Best Chik Flik Evvver !!
One could easily describe Boys on the Side as a combination of many things we?ve seen before: Steel Magnolias and/or Terms of Endearment (mother-daughter bonding in the face of the child?s imminent death), Fried Green Tomatoes (lesbians reaffirming the strength of the bonds of women), Outrageous Fortune (wacky mayhem as women hit the road), and last, but certainly not least, Thelma and Louise (smart women fleeing a murder through midwestern scenery in a world of completely moronic men). The film lets us know that it is aware of such comparisons, and confronts this head-on when Whoopi Goldberg?s character says to her buddies: ?I?m not driving over a cliff for the two of you, so forget it.? In actuality, Boys on the Side manages to take all of the best parts of these great movies, and combine them into a touching two-hankie comedy-drama that is worth seeing in spite of its flaws.
Goldberg is a New York singer, who happens to be a lesbian, who finds herself unemployed and ready to make the big move to the west coast and seriously pursue her music career. She answers a newspaper ad to share a ride to California, and finds herself hitting the road with Mary-Louise Parker, a repressed anal-retentive real estate agent. They stop in Pittsburgh along the way to visit an old friend of Goldberg?s, played by Drew Barrymore, whom they find in the throes of being abused by her boyfriend. She ends up clubbing him on the head with a baseball bat to calm him down, and the women flee to give him time to cool down. While on the road, they become friends, and Goldberg develops a crush on the hopelessly heterosexual Parker. They get word that the boyfriend has been found dead, and Barrymore, who is eight weeks pregnant, refuses to go back and face any charges. Suddenly, Parker becomes ill, and they are forced to settle in Arizona for Parker to convalesce; three months later, Goldberg and Parker have a falling out just before the police track down Barrymore, and the two must mend their relationship and return to Pittsburgh to testify on Barrymore?s behalf.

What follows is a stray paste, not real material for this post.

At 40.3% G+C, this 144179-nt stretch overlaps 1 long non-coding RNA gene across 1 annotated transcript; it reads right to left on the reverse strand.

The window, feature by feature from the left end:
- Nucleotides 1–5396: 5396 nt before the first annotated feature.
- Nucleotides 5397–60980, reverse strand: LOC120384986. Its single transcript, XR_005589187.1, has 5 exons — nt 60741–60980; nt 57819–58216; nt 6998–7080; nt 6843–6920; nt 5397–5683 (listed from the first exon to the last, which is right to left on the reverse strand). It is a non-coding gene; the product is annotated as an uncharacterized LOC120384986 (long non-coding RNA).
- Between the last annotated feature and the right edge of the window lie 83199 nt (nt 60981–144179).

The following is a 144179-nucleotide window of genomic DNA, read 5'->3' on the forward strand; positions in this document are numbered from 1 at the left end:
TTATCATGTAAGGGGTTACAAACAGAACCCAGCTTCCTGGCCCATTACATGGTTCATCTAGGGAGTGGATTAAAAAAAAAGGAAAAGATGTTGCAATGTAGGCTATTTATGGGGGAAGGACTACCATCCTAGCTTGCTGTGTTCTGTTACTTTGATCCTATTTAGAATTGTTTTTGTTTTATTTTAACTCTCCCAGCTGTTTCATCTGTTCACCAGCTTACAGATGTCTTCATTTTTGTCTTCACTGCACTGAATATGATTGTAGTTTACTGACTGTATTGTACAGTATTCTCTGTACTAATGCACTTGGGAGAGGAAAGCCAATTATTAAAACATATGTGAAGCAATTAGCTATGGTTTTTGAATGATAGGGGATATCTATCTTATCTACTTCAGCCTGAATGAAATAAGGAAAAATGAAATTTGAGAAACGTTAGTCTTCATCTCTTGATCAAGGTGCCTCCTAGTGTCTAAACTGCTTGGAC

The screenplay is generally successful, though it is stronger in plot than it is in character. The story moves steadily and keeps our interest with its several surprises. It is particularly good at striking familiar chords within all of us, even while the actors seem to be working double-time to flesh out their characters: In one conversation, Parker gets reflexive about the final time you sleep wih someone, saying, ?You don?t know it?s the last time while it?s happening, and then when the relationship is over, you think, ?Well, I guess that was it.?? Parker?s boyfriend longs for the days when he could have sex with anybody, and asks, ?Why can?t we do that anymore?? She responds with, ?Because you can?t.? Parker?s mother says, ?You get what you end up with; you have to make do with it,? as she faces the realization of her daughter?s illness. Unimpressive as these lines are, the simplicity of their message is effective at times.